Habit #2 for Highly Successful Plantings

Ilona Erwin

Steve Covey wrote a book called “The 7 Habits of Highly Effective People” and habit #2 says:

“Begin with the End in Mind.”

Coincidentally I was reading a post from C.L. Fornari about the wrong plant in the wrong place, which sparked my regrets of planting some very large viburnum plants where they constantly crowd my driveway.

Then this quote came into my consciousness: Begin with the End in Mind. How often had I read that as a young gardener? Many times. Yet, time passes and without reminders (for it isn’t a common piece of garden advice, nowadays) I found that I have fallen into the circle of wrong plant/wrong place, but love the plant too much to get rid of it.

Viburnums are always choice plants, but they can be badly placed…which makes it all the more difficult to correct. They get large and the prospect of transplanting is not only a daunting task, but risks the loss of the plant. I can’t bring myself to destroy the plants, and moving my now large shrubs is quite an onerous task at this point.

So I looked at this habit that ‘Highly Successful’ people have, and thought, “What a great habit to keep in mind when planting shrubs and trees, or any major gardening project!”.

What is the end product desired when planting something in the garden? Surely not yearly struggles with maintenance, or irritating situations with crowding, or branches that catch, or thorny plants in the wrong place, etc. Instead, looking ahead to the end of five or ten years, maybe more, when plants and gardens are more mature…. do they still serve with good purpose? Well placed, intelligently planned, and regularly cared for plantings are worth the wait, and outshine the quick “rewards” of those that grow too fast and get awkwardly unwieldy for our home landscapes.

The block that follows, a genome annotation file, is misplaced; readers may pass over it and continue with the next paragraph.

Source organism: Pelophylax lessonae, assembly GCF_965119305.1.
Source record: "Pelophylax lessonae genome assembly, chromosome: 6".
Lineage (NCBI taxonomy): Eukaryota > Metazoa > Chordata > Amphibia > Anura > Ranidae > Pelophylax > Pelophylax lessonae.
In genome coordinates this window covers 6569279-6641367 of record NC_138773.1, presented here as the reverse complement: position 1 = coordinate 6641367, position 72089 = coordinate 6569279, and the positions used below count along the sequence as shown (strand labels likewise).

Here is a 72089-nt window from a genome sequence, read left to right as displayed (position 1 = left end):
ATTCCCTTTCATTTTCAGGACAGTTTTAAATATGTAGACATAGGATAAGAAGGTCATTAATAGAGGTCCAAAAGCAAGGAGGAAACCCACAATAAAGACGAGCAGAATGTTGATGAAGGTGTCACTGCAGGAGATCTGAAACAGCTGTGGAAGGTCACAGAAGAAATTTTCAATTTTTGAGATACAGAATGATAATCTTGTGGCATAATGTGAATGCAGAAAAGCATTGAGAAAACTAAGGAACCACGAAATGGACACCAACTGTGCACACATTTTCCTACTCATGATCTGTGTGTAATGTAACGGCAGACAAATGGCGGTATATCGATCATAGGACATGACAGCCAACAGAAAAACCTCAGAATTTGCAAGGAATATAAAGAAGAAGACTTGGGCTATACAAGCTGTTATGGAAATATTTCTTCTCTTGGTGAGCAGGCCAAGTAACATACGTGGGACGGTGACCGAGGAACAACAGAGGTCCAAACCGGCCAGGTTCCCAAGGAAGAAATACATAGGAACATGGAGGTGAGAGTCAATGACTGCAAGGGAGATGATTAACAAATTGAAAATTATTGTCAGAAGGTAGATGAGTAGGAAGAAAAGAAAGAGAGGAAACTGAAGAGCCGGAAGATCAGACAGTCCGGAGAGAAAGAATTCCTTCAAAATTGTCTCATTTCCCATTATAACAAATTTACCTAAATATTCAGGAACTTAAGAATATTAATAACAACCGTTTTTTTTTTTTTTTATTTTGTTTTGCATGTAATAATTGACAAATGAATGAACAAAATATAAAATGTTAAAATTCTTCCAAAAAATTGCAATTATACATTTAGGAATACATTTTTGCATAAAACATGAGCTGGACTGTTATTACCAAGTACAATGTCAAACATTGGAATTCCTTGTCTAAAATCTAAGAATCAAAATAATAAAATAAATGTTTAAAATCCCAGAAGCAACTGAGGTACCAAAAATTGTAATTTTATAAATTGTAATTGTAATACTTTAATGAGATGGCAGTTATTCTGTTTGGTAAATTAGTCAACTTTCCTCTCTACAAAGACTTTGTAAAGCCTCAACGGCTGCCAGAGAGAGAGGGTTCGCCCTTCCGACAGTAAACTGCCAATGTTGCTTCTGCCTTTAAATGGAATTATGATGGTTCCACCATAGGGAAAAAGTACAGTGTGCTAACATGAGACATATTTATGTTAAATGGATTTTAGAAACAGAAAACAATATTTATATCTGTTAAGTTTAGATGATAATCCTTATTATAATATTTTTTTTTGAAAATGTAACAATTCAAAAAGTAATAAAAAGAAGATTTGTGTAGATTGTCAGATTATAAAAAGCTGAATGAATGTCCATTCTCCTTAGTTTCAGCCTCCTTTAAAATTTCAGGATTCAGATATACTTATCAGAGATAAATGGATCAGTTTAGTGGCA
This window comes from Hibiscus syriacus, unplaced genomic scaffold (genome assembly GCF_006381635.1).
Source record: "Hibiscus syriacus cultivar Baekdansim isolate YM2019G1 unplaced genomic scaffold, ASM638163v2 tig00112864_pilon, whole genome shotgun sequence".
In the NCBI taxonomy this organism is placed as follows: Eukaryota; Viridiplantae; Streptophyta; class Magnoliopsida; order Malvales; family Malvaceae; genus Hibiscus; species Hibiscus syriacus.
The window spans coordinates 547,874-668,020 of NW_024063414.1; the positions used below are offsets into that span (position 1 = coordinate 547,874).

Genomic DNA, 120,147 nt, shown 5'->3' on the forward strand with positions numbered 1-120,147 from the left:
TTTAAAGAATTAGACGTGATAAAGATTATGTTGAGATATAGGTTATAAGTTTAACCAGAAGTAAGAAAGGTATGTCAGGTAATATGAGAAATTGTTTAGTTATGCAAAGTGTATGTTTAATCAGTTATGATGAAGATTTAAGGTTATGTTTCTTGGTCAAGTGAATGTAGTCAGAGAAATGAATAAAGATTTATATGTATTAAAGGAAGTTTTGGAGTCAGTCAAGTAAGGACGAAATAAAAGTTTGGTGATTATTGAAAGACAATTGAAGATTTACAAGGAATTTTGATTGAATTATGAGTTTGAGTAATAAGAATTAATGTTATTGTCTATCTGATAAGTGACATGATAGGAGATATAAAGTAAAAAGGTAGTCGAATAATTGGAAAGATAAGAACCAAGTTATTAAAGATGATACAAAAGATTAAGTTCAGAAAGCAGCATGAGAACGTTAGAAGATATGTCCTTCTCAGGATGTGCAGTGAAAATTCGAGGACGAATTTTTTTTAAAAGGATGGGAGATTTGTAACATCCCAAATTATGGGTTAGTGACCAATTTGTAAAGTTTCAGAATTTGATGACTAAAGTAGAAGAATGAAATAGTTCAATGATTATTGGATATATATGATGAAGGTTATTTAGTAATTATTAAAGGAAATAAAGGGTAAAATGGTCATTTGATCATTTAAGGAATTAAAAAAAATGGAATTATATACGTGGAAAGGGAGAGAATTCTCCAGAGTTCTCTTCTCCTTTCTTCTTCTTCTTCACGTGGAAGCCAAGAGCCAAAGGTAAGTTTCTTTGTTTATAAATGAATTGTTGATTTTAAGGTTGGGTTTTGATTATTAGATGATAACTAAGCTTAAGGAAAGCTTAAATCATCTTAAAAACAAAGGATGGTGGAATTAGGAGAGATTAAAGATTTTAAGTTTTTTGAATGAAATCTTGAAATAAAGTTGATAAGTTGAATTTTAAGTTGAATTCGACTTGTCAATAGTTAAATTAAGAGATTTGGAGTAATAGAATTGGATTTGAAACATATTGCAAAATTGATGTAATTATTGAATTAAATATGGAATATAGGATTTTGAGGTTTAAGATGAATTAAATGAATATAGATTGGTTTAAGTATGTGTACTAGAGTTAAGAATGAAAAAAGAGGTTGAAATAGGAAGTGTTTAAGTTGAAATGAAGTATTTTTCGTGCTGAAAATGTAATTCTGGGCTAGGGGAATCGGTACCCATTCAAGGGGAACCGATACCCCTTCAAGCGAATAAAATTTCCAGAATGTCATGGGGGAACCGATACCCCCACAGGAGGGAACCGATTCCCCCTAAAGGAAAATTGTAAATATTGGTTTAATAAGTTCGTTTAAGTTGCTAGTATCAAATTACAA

Look Where You Are Going

How to plan well

flowernotes: Read and take notes about the ultimate width and height of the plant (especially trees).

flowernotes: Gather cultivation information and take into account how much maintenance the choice takes, and what advice is given for garden use. Again, record the information in a central place like a garden journal.

flowernotes: Visit Arboretums. I can’t think of a better place to see firsthand how a plant looks, grows, and is best used than in public parks and arboretums. The trees and shrubs, and often many plants of different types, are all labeled clearly; planting information is often available, through seminars, courses, and libraries connected with the arboretums, as well.


Such planning and visualization doesn’t need to be involved and time consuming. Lists of trees and plants for specific situations, and the widely available, easily read plant profiles giving heights, widths, hardiness, and cultural information makes it a simple task. Take just a few minutes to develop your own habit towards creating highly successful plantings in your yard.


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Ilona Erwin, author

Meet the Author

Ilona Erwin

I started working on this website beginning in 1998, when it was part of Ilona's Reflecting Pool. Since then I've branched out into a number of online endeavors and work at writing lots of content for my sites. "Ilona's Garden" remains my primary site and is dedicated to home gardener's success.